There’s something radically new in my life: a young woman comes every other week to clean my house. It’s pretty weird. But I’m getting used to it.
I was telling my husband about a book I was reading, The End of Your Life Book Club — the story of Mary Anne Schwalbe and her son Will, and the books they read and discussed during her final two years. As I explained their background, I said, Well, they lived three doors down from Julia Child. And Mary Anne worked full-time, back when moms typically didn’t work. But she must have hired a housekeeper because all they did was read on the weekends and you KNOW that someone had to clean toilets. And Curt, bless his heart, leapt into this opening he had been waiting for to suggest that we hire a house cleaner.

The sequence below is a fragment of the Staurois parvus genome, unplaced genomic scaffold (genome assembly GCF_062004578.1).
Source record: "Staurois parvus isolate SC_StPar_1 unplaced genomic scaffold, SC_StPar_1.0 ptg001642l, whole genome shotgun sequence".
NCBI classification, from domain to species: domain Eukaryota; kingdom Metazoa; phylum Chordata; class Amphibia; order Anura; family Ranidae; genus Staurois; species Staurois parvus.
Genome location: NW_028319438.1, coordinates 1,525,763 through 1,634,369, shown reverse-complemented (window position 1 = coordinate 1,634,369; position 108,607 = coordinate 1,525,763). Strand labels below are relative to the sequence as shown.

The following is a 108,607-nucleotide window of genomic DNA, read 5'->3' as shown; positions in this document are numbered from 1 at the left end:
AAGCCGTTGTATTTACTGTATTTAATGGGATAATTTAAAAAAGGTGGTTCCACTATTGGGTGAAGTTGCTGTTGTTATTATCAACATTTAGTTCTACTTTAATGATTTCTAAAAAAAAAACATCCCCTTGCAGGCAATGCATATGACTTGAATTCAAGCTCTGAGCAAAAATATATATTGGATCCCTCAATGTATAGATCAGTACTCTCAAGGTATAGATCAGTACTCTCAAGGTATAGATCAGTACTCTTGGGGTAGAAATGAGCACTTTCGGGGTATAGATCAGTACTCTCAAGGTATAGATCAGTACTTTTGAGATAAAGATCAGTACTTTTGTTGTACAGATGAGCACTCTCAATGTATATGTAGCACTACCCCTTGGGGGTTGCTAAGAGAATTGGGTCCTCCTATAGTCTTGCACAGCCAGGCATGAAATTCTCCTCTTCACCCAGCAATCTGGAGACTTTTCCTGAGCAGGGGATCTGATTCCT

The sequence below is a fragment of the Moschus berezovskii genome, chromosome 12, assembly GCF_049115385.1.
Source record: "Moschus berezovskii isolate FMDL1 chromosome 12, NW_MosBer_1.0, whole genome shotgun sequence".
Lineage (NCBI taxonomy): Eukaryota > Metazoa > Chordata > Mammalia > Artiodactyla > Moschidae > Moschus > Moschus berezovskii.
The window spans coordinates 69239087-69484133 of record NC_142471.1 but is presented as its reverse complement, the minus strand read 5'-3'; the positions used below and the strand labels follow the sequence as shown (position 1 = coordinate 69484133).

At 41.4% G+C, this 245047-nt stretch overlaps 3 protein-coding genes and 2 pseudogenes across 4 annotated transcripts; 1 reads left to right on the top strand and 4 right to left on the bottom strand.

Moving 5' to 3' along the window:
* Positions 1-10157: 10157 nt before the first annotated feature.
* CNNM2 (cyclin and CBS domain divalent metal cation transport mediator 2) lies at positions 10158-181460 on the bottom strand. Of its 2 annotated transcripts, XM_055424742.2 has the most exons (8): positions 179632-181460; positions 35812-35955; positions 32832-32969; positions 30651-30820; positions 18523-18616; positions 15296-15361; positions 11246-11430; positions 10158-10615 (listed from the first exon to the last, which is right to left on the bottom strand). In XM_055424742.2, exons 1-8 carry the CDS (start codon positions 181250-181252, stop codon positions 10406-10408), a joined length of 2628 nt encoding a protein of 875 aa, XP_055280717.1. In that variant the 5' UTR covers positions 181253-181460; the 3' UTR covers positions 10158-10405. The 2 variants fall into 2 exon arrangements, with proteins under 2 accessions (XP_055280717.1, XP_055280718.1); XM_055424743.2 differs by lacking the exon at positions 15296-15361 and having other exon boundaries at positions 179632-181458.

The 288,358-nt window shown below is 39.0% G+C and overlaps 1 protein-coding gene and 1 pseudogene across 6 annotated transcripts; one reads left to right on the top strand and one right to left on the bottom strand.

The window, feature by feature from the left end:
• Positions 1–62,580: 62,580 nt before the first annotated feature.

So Jamie comes and I gather scattered books so she is cleaning and not picking up. I work on a deep-cleaning project while she’s here. To me, it’s akin to paying a piano teacher when you mostly need accountability to practice.
But, here’s the thing: the instinct is so strong to clean up myself before I get help. It’s neat to clean (Next to Godliness is my favorite soap from Trader Joe’s) but this is more about self-protection and perhaps some self-deception. I see this tendency in my life in other areas. After I lose 15 pounds, I’ll go to the doctor, I promise myself.
Years ago, I participated in a foot-washing ceremony. A group of women circled their chairs and the friend on the right got on her knees and dipped my feet in a large bowl sudsy with warm soapy water, washed, rubbed, and dried my dirty, stinky feet — a profoundly unforgettable encounter. It struck the same emotional response in each of us. We were happy (happy! happy!) to wash a friend’s feet, but our heart screamed No! when it was our turn to be washed.